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How A Town Evolves As Coal Goes Away; The Western Slope Fight Against The Popular Vote

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<p><span style="font-size: 13.008px;">Stephanie Wolf/CPR News</span></p>
<p>Owner Paola Legarre walks through her lavender rows on her Palisade farm on June 19, 2019.</p>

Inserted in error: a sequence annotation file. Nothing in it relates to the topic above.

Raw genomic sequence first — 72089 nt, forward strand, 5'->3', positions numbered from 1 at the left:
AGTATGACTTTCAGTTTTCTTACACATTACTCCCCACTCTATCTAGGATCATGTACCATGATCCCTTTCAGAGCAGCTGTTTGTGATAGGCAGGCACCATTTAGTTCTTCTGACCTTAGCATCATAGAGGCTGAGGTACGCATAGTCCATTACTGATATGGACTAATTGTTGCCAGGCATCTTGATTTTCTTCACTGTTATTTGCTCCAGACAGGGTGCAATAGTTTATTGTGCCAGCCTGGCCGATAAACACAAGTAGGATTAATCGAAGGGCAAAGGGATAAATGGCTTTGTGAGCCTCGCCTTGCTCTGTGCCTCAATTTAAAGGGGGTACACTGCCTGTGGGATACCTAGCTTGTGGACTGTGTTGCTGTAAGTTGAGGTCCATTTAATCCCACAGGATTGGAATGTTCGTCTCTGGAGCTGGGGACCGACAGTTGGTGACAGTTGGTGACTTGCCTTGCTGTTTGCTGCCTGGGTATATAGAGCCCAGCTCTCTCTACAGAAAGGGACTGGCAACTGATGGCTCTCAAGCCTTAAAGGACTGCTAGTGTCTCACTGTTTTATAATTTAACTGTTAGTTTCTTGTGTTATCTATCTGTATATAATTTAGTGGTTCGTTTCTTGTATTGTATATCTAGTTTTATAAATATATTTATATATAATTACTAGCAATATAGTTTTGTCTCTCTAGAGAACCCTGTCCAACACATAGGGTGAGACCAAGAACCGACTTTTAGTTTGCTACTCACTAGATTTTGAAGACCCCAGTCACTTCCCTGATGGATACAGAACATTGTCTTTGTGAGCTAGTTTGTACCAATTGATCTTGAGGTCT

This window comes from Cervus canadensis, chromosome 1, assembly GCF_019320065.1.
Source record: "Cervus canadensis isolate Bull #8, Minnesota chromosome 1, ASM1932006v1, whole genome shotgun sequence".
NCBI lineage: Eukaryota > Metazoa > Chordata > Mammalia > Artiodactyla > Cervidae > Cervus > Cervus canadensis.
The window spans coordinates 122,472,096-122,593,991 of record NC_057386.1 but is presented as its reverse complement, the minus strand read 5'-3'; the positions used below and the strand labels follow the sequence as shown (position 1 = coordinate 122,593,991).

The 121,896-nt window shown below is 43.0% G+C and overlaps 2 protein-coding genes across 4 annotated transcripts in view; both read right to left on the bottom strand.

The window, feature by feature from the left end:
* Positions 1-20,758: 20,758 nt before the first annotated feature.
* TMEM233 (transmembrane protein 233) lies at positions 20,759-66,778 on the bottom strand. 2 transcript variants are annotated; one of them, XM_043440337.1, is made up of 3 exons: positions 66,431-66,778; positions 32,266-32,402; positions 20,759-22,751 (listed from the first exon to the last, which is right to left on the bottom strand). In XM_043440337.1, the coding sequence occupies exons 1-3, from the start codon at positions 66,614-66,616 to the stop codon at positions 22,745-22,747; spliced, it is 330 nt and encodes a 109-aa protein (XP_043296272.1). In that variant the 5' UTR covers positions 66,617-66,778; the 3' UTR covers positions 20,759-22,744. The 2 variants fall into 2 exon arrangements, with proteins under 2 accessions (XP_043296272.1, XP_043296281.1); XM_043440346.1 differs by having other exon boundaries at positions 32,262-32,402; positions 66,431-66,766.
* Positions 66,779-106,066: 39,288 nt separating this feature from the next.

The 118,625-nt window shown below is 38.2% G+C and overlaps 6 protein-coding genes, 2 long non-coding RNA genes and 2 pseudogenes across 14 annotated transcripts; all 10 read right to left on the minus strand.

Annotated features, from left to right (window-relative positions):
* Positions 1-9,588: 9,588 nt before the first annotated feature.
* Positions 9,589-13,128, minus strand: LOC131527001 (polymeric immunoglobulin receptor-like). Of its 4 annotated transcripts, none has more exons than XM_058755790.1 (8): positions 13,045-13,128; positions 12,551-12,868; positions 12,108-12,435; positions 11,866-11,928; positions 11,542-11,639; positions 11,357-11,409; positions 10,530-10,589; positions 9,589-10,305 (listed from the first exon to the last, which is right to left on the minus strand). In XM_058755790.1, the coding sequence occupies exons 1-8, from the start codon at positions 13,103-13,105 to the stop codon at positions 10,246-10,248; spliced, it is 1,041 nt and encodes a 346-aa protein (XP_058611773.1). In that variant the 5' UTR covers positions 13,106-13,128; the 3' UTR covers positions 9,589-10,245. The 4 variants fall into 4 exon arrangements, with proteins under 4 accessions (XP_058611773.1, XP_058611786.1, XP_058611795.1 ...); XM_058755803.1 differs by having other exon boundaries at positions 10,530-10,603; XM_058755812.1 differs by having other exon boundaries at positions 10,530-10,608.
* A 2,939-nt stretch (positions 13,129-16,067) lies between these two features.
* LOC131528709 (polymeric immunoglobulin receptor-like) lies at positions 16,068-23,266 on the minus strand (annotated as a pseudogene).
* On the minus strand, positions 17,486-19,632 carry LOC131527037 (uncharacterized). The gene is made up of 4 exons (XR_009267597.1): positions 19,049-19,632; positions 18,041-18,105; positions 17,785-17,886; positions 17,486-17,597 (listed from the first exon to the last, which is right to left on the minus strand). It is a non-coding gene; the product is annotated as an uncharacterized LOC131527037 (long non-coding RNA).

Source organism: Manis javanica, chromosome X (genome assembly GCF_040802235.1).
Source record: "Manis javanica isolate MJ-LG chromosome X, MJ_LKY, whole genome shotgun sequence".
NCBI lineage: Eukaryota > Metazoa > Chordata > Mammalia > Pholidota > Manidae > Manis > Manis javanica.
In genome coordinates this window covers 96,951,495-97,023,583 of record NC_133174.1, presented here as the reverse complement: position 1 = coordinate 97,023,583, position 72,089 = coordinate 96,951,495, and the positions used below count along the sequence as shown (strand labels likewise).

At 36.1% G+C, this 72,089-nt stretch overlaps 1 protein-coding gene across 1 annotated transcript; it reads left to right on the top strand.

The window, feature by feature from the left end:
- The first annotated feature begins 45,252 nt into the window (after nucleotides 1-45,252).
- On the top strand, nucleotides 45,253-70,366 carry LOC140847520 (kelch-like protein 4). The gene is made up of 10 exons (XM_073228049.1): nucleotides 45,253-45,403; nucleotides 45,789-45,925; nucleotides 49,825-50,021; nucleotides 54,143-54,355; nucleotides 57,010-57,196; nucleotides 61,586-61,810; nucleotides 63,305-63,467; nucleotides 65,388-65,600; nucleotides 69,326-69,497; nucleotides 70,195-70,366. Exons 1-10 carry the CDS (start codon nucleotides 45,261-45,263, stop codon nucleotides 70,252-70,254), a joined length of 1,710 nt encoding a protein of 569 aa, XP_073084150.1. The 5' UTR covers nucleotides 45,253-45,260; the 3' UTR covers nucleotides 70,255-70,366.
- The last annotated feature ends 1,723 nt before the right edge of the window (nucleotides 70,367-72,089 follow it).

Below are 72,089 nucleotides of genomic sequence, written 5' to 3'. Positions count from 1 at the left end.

The tiny towns of Nucla and Naturita work to outlast energy booms and busts. Then, Mesa County Commissioner Rose Pugliese challenges the national popular vote movement. Next, why do Grand Valley streets have fractions? Also, lavender takes root in the Western Slope. Then, a teenage goat tying champion. Finally, meet musician Donny Morales.